A Columbia County magistrate judge on Wednesday rejected Kasey Brooks’ second attempt to have criminal charges brought against the teacher at St. Teresa of Avila Catholic Church in Grovetown.
In a warrant application, Brooks alleged that classroom video showed teacher June Barrow abusing her 2-year-old son Hatcher. She wanted simple battery charges filed, at minimum.
Magistrate Judge Rodney Quesenberry heard evidence from Brooks, the teacher, the program’s director and Assistant District Attorney Natalie Paine before rejecting the charge. Paine explained why their office denied charges in the initial examination of the classroom video.
According to the teacher’s attorney, Jack Long, the judge determined that no probable cause existed that Barrow committed any crime against the Brooks’ child. He said his client was pleased that level heads prevailed.
“In delivering his ruling, (Quesenberry) even remarked that he saw contact no different than what he would expect to give his own child correction from bad behavior,” Long said.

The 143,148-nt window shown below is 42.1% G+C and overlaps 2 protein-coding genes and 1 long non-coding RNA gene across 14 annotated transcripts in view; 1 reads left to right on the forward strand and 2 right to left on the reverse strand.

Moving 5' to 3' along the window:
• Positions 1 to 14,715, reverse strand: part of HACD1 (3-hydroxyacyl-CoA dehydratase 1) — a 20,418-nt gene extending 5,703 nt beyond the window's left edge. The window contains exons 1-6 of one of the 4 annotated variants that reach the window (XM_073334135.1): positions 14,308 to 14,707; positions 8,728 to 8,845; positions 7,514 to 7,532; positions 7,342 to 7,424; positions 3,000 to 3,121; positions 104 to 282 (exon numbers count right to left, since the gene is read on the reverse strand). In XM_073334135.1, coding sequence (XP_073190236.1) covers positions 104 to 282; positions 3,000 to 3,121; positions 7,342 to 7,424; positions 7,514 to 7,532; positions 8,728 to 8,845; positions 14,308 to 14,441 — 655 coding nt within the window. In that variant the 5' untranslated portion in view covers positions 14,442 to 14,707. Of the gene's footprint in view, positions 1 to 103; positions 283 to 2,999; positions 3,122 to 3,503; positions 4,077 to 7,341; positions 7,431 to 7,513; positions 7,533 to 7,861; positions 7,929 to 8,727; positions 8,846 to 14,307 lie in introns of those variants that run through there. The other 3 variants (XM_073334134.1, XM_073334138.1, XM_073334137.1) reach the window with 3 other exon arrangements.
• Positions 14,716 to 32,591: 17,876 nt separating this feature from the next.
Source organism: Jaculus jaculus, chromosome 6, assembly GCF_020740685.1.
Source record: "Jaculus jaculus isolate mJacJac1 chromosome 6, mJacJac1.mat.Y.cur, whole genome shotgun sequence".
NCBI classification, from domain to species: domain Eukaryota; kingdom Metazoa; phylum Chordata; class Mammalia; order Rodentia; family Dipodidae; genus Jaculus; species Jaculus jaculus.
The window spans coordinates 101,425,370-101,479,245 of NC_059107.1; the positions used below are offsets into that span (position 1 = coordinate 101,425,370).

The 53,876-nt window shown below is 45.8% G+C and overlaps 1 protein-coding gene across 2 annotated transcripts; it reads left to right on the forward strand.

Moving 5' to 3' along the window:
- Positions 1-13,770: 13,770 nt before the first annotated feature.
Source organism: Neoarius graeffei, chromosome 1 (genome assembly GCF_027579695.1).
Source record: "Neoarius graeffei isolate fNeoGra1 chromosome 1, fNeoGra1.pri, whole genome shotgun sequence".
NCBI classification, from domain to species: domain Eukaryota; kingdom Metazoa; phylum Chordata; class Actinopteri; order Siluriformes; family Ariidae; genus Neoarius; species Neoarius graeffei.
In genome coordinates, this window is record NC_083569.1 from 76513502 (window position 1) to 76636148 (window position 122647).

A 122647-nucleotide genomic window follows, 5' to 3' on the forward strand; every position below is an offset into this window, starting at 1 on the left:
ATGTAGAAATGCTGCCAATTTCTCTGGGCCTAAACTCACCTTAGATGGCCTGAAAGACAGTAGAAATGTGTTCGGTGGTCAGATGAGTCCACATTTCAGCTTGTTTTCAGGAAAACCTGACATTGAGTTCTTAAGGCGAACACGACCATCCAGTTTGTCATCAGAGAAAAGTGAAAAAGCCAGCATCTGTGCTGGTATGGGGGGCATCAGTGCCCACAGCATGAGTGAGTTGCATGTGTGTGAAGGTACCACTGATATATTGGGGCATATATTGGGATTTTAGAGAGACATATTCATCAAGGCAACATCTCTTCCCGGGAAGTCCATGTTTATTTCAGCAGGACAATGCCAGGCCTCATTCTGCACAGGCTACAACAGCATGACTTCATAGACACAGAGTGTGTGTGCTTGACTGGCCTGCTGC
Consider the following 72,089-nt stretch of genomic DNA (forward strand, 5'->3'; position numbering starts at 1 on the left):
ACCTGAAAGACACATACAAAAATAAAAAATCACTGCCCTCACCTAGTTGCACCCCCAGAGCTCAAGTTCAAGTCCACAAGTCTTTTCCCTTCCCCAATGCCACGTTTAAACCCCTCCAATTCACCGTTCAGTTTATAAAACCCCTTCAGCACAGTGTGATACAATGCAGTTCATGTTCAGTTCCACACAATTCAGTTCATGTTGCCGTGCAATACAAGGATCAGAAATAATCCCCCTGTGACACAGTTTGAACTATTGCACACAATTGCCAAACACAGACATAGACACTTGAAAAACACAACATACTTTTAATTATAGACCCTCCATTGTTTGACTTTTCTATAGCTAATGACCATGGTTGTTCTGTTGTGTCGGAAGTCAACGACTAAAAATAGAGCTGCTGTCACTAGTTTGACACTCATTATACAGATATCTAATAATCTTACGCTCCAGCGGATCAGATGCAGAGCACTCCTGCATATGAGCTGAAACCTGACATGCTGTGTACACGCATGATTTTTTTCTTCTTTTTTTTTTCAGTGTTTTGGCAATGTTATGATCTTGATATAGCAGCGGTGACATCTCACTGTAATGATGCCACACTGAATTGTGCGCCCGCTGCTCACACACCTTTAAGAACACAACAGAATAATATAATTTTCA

Meanwhile, Brooks continues to await trial for battery, alleging that she attacked the teacher after seeing video of her interactions with Hatcher. According to a sheriff’s report, Brooks came to the church Sept. 1 to discuss how her child was handled at the Mother’s Day Out program. During the meeting with Barrow and the school director, Brooks allegedly punched and hit the teacher in the back of the head, repeatedly.
The teacher’s attorney was not allowed to ask Brooks about the attack on his client, but he says that he did question her on the stand. He said he got her to admit claiming a Columbia County address so her children could attend school there, even though the family lives in Taliaferro County and has made no effort to move.
In addition, Long pulled out images from a Facebook page created for one of the Brooks children. One image shoes the father and son posing with cigarettes in their mouths while another has their son in between strippers.
“What kind of parent would produce images like this and make it part of their child’s permanent digital footprint?” Long said. “That is the question I asked the court.”
Furthermore, Long said the GoFundMe page that Brooks used to raise over $43,000 has been spent to hire two attorneys and a publicist.
Brooks and her attorney, Woody Davis, did not return messages seeking comment in Wednesday’s hearing.